Babes in Arms: The Toledo Museum of Art reaches out to the very youngest visitors.

Category: Visitor Experience

This article originally appeared in the September/October 2013 edition of the Museum magazine.

Museums are often not considered the most baby-friendly places. With look-but-don’t-touch rules and sophisticated works of art, why would a baby even be interested?

It turns out that babies are not only interested in art but have very clear preferences. Landscapes and muted paintings are out, while brightly colored contemporary art and portraits are favored. How do we know? Wiggles and squeals, outstretched little hands, big eyes focused intently- that’s how babies express aesthetic delight when they see visual images that they like. Adults who accompany the babies on our tours at the Toledo Museum of Art are awestruck at the level of engagement.

For about a year, the museum has offered monthly tours of the collection especially designed for babies 2-18 months of age and their caregivers. An observer on a recent tour noted that each of the eight participating babies was engaged and happy during the 30-minute tour and not a tear was shed. The tours have become so popular that more docents have to be trained in the neuroscience of early brain growth and development. All of this is part of the museum’s initiative to teach the skills associated with being visually literate.

A blond woman holds a baby in a carrier looking at a colorful hung on the wall.

It is important for docents to know about the brain and how it develops early in life because this affects visual perception and what babies can see. According to research published in 1999 by developmental psychology expert C.J. Mondloch and others, within nine minutes of birth, a newborn will turn toward a photograph of a face rather than another object. In the first month of life the rods in the eye’s retina are developed, helping babies to see black-and-white images and thus be attracted to them. The eyes send messages to the rapidly developing brain, which processes the image and triggers the reactions that can be observed.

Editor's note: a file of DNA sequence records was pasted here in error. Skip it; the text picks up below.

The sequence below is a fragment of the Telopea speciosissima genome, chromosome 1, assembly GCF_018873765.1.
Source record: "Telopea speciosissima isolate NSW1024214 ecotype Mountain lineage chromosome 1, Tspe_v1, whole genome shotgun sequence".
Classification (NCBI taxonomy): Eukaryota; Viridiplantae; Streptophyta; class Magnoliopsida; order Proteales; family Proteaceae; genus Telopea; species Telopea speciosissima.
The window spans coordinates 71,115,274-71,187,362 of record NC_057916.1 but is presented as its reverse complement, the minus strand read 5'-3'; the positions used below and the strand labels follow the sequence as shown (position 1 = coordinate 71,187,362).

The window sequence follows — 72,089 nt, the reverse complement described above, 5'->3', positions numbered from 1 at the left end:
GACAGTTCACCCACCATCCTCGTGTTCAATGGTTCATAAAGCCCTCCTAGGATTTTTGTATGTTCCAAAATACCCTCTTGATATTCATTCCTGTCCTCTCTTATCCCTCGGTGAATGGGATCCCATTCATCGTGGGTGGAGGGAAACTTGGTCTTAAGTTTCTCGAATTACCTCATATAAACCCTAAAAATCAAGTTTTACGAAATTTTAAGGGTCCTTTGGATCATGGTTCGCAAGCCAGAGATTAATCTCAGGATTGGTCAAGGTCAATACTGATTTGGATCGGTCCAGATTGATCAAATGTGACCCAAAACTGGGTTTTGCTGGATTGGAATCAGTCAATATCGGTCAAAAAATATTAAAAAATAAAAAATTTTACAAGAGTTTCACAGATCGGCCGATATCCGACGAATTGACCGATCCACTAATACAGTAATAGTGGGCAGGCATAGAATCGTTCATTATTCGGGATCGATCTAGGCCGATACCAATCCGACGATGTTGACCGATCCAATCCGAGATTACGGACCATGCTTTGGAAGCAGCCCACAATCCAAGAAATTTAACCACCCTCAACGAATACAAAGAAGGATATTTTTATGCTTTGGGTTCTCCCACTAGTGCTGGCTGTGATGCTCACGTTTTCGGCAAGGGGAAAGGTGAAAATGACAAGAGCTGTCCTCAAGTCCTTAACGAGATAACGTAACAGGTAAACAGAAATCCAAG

By two months, the retinal cones are developed, which help the baby to see color. Knowing how the brain operates in tandem with vision and keeping current with the latest brain research helps docents to adequately prepare for these tours. For example, findings in my 2010 and 2011 research with babies indicate that babies like bright, bold,  colorful, high-contrast images. Therefore, our tours focus on artworks that possess these characteristics. Babies like faces, so we include portraits. The selected objects for the tours change every four months to keep the tour fresh. We have babies help us select objects for the next tour series. After all, they know what they like.

During the tour, parents and their babies look at the selected works of art and parents talk with the docents about how their baby responds. Strollers are discouraged in favor of front carriers or children in their parents’ arms so they can view the works at eye level. Parents learn how to name images and describe different characteristics in a work of art in order to lay the groundwork for visual, cognitive and language development. The skills that are used to look closely at an image are the same ones that are used for reading and writing text later on in life.

As an educational institution, the Toledo Museum of Art believes it can become more relevant by teaching people how to navigate a multimedia, digital world. In using works of art to teach visual language, we help people of all ages construct meaning from what they see.

The tours are a fun and informative way to learn how to support a young child’s visual and cognitive development. A stimulating environment is important for babies whose brains are developing so rapidly. Because the Toledo  Museum of Art has a long history of immersing children in the world of art, we believe that it’s never too early to start the learning process.


Kathy Danko· McGhee is director of education, Toledo Museum of Art, Ohio.

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